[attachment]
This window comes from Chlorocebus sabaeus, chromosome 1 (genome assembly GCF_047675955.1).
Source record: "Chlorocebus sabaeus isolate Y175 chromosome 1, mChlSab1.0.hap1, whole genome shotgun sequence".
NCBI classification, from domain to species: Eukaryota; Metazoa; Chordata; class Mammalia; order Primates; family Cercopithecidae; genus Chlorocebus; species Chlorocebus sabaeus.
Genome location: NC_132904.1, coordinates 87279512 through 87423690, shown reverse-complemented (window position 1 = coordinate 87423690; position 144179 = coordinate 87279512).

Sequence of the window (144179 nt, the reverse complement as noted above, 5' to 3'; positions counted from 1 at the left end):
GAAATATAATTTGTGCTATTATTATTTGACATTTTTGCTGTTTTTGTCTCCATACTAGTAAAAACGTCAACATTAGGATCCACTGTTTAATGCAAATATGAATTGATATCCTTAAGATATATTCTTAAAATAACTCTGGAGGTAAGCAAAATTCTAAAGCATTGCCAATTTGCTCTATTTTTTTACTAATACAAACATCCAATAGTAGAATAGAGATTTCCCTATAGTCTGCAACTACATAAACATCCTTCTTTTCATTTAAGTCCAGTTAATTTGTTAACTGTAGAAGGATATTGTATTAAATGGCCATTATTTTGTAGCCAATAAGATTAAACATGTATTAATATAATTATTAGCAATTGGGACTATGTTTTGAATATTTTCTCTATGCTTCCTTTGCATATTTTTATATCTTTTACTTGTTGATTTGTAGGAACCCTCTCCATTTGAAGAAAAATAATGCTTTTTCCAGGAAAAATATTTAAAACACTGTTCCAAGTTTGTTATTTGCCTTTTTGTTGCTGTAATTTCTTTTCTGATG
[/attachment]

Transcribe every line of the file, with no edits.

This window comes from Chlorocebus sabaeus, chromosome 1 (genome assembly GCF_047675955.1).
Source record: "Chlorocebus sabaeus isolate Y175 chromosome 1, mChlSab1.0.hap1, whole genome shotgun sequence".
NCBI classification, from domain to species: Eukaryota; Metazoa; Chordata; class Mammalia; order Primates; family Cercopithecidae; genus Chlorocebus; species Chlorocebus sabaeus.
Genome location: NC_132904.1, coordinates 87279512 through 87423690, shown reverse-complemented (window position 1 = coordinate 87423690; position 144179 = coordinate 87279512).

Sequence of the window (144179 nt, the reverse complement as noted above, 5' to 3'; positions counted from 1 at the left end):
GAAATATAATTTGTGCTATTATTATTTGACATTTTTGCTGTTTTTGTCTCCATACTAGTAAAAACGTCAACATTAGGATCCACTGTTTAATGCAAATATGAATTGATATCCTTAAGATATATTCTTAAAATAACTCTGGAGGTAAGCAAAATTCTAAAGCATTGCCAATTTGCTCTATTTTTTTACTAATACAAACATCCAATAGTAGAATAGAGATTTCCCTATAGTCTGCAACTACATAAACATCCTTCTTTTCATTTAAGTCCAGTTAATTTGTTAACTGTAGAAGGATATTGTATTAAATGGCCATTATTTTGTAGCCAATAAGATTAAACATGTATTAATATAATTATTAGCAATTGGGACTATGTTTTGAATATTTTCTCTATGCTTCCTTTGCATATTTTTATATCTTTTACTTGTTGATTTGTAGGAACCCTCTCCATTTGAAGAAAAATAATGCTTTTTCCAGGAAAAATATTTAAAACACTGTTCCAAGTTTGTTATTTGCCTTTTTGTTGCTGTAATTTCTTTTCTGATG